The membrane typically is comprised of a microporous material. Microporous membranes have a distinct pore structure with pores ranging in diameter from approximately 0.01 to 3.0 microns, preferably from about 0.1 to 2.0 microns, more preferably from about 0.2 to 1.5 microns. In some embodiments, the pore size is between 0.08 and 0.5 microns. Examples of suitable microporous membranes include polyethylene and polypropylene films, nylon, and nitrocellulose film. A preferred membrane material is Cotran® 9710 and Cotran® 9711, which are polyethylene membranes, 50 μm in thickness, with a void volume of greater than 10%, available from 3M Corporation. Other embodiments of the present invention will utilize other microporous polyethylene membranes, such as Celgard K-256, available from Hoechst-Celanese, Charlotte, N.C., and microporous polyethylene films having pore sizes of from 0.1 to 5.0 microns, such as Solupor® membrane type 7P.03 and 7P2.0, available from DSM Solutech, the Netherlands.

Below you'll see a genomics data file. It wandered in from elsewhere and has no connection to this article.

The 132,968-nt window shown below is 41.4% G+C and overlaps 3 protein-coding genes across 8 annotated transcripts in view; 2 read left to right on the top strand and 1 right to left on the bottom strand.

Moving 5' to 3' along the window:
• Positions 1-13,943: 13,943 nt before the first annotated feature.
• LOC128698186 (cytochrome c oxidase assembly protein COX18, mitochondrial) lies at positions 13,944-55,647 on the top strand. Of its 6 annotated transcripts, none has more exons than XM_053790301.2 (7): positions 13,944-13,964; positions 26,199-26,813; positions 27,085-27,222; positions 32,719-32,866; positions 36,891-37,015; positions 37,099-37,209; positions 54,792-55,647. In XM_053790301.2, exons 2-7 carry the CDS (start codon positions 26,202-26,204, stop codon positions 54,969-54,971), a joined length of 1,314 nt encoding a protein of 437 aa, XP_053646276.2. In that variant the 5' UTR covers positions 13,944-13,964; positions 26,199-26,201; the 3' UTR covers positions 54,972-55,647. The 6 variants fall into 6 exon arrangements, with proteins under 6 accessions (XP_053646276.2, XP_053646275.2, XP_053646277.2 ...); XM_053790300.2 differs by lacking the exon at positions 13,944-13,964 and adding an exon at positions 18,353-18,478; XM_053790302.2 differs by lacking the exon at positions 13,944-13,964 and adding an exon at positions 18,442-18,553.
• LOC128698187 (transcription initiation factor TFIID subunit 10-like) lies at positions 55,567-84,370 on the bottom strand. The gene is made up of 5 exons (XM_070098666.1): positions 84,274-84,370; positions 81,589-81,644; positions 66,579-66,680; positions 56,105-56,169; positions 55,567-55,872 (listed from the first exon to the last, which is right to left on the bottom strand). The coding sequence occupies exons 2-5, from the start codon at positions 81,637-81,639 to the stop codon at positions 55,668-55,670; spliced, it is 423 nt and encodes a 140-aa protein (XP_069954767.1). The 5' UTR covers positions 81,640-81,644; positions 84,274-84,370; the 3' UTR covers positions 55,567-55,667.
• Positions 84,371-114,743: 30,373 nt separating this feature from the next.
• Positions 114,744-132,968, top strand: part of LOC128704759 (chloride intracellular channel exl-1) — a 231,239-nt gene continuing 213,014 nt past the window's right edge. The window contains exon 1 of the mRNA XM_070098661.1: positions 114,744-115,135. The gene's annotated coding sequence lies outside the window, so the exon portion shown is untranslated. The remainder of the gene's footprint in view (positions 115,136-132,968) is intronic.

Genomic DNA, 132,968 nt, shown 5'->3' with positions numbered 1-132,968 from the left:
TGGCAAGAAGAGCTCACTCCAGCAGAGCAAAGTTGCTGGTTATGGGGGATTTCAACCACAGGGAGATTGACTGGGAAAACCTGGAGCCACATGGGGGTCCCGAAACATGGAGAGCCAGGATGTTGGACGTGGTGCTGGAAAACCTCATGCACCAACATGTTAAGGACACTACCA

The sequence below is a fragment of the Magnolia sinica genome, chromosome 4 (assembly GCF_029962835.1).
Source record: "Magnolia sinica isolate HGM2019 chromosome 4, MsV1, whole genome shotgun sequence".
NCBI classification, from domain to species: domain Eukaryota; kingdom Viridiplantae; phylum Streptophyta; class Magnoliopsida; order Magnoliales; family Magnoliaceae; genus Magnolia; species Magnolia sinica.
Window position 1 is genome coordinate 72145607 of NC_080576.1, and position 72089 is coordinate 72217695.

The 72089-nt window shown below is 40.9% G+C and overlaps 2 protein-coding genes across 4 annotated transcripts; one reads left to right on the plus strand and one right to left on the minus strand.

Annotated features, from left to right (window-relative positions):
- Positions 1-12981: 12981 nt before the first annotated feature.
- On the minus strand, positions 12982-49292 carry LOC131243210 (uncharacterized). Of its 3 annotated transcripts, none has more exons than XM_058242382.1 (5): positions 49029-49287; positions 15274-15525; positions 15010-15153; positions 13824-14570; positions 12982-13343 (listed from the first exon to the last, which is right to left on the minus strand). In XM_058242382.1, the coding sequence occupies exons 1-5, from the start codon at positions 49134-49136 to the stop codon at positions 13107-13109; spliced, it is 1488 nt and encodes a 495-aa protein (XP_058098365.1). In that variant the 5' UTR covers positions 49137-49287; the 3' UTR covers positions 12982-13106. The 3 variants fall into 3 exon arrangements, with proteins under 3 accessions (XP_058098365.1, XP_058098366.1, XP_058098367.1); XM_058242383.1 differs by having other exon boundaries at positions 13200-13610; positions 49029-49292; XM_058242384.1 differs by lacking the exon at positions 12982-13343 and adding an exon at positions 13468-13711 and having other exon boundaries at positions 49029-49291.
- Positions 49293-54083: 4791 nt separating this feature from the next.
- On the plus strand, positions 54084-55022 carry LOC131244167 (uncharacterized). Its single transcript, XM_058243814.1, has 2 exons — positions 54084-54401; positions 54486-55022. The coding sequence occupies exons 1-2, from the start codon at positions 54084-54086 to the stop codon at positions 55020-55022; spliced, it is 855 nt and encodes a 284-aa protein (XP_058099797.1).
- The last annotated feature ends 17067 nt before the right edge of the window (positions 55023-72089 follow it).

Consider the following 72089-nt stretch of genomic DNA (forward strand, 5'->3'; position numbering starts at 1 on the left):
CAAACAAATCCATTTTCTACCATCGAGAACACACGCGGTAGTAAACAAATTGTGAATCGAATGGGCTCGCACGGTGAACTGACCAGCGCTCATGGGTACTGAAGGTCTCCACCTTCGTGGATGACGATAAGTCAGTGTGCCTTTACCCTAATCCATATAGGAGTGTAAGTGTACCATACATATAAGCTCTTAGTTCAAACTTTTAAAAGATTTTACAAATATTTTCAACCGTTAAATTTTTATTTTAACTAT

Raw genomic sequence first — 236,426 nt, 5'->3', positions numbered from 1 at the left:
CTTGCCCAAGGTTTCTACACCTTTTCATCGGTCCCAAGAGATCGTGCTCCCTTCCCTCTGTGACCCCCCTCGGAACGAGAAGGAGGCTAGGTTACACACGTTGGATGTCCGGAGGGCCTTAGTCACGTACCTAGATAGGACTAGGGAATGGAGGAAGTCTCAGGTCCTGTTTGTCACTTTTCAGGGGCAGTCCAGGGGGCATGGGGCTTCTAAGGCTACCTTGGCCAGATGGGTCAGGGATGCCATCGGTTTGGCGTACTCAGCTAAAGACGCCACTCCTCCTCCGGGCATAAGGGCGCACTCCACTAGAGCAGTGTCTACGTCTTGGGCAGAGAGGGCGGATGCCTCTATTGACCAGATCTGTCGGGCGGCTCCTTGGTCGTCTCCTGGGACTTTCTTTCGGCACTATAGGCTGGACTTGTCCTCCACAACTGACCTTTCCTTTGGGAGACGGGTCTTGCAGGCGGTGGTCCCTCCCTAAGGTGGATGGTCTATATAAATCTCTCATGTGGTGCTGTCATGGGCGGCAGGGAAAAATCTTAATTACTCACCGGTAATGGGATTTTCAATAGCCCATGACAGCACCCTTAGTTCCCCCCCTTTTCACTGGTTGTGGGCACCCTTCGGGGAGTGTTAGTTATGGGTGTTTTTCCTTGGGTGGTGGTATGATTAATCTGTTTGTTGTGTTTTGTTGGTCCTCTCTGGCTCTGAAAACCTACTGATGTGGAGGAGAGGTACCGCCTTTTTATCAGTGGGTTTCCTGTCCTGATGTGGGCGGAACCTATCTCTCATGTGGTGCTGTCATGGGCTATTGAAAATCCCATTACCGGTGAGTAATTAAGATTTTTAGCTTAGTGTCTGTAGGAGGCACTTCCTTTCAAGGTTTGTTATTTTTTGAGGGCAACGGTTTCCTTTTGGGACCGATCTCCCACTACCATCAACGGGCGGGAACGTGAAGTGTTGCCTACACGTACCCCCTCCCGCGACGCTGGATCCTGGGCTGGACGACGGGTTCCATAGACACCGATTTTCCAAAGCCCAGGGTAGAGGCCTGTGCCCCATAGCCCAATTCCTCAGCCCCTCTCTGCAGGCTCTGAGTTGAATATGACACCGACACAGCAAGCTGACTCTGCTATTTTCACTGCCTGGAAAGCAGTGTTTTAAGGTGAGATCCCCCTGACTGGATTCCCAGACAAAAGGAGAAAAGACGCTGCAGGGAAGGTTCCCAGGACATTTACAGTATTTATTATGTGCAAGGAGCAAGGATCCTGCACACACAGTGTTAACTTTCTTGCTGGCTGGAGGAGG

C. The Reservoir
The membrane, 3, and the backing layer, 2, are sealed at their peripheral edges to form the drug reservoir, 4. This seal should be substantially fluid-tight so as to prevent leakage from the reservoir. As used herein, the term "peripheral edges" of the membrane and backing layers refer to the areas that are sealed together to define the drug reservoir. Therefore, extraneous membrane and backing layer material may extend outwardly from the drug reservoir and peripheral edge.
The drug reservoir contains a solution, suspension, or gel of the drug and the permeation enhancers, as well as diluents, such as water, and vehicles or other additives. The drug can be dispersed in the solution, suspension, or gel in either a dissolved or undissolved state.